“This was the first time I’m involved in anything like this and I loved it! … Something like this is such a great nod to the queer society.”

“And he never once complained,” Davíð points out. “We were filming in -4 degrees (Celsius) and we were all shivering, even in our parkas. Meanwhile, GóGó was wearing a silk dress, open-toe shoes and trotting around in snow for three hours, yet he didn’t complain at all; an absolute star.”

Sigurður laughs. “It was just so much fun! Filming days started really early for me, because I had to start by putting on the drag. And then I spent the day filming, being directed, told to do this and that and something just comes over you and you go with the flow and before you know it, the day has gone by. I thought it was a fantastic job! I’d love to do more.”

GóGó is not the only drag queen appearing in the ad, her companions from the performance group Drag-Súgur have small roles in it too, both queens and kings. And on Saturday night, they’re getting together for a little premiere party, more excited about the commercial break than the Eurovision pre-finals.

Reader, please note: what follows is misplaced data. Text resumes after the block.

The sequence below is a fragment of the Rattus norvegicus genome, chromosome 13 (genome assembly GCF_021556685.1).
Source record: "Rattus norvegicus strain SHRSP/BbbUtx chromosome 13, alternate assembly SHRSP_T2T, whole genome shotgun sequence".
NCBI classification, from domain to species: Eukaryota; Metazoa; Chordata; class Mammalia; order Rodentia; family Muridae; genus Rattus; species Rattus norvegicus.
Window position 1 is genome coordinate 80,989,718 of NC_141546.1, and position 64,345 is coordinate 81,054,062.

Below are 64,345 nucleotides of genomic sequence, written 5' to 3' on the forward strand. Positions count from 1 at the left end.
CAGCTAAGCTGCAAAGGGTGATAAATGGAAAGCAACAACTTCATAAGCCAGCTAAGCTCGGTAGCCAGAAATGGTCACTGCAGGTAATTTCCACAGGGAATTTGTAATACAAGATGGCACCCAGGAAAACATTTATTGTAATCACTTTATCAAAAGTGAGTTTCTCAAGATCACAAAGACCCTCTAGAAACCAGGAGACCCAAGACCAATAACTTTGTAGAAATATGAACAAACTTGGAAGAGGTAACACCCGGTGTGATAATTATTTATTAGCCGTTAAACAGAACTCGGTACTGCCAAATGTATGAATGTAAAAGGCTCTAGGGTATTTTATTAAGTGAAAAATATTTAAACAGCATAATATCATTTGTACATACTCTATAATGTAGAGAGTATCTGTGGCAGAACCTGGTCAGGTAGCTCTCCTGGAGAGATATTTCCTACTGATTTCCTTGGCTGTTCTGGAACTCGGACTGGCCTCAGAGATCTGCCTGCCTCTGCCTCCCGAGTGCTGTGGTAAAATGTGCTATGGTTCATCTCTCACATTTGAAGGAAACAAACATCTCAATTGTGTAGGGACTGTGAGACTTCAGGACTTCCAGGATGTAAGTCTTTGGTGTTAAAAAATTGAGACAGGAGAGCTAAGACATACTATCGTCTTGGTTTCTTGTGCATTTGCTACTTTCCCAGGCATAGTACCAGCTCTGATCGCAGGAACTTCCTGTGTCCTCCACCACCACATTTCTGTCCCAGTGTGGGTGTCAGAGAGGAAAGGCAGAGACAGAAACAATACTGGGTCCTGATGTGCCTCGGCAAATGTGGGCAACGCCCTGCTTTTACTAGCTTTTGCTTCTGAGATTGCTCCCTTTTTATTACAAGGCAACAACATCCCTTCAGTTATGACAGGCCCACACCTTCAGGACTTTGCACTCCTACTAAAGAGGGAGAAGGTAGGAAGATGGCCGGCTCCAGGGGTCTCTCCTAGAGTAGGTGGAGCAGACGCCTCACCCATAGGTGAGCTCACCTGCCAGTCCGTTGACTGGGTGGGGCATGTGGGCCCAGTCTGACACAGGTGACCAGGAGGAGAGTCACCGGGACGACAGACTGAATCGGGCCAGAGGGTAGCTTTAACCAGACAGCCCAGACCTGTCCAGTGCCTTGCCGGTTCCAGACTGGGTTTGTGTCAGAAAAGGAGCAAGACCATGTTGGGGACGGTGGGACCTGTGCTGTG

Sólveig Eiríksdóttir, or Solla, who is the founder and face of Gló, hasn’t seen the full length TV ad yet. Sæunn says they’ll be watching it as it premieres on Saturday on their smart phones, as they will be attending a conference in the States. “But she has seen a clip of it and was happy with it. We have complete faith in Hvíta húsið so we’re just excited to see the campaign unfold.

And did the Gló team never have doubts about the idea of using a drag queen to promote their business? “Not at all. I was actually surprised when people started asking if we weren’t wary of it. It’s just so not our way of thinking; we have immersed ourselves into the vision of human rights, equality and love and peace so it simply never occurred to us that anyone might find this odd or off-putting,” says Sæunn and adds that funnily, after all the work they’ve put into the re-evaluation of their image and rebranding, this campaign has still captured the core of Solla’s initial aim and vision.

“Solla is such a humanist; she loves everybody, all sorts of people. Solla greets everybody with a hug and doesn’t care what you look like. So, everybody is welcome at Gló and that’s the message of this campaign too.”

The new TV ad

Photos from the campaign: Guðmundur Þór Kárason.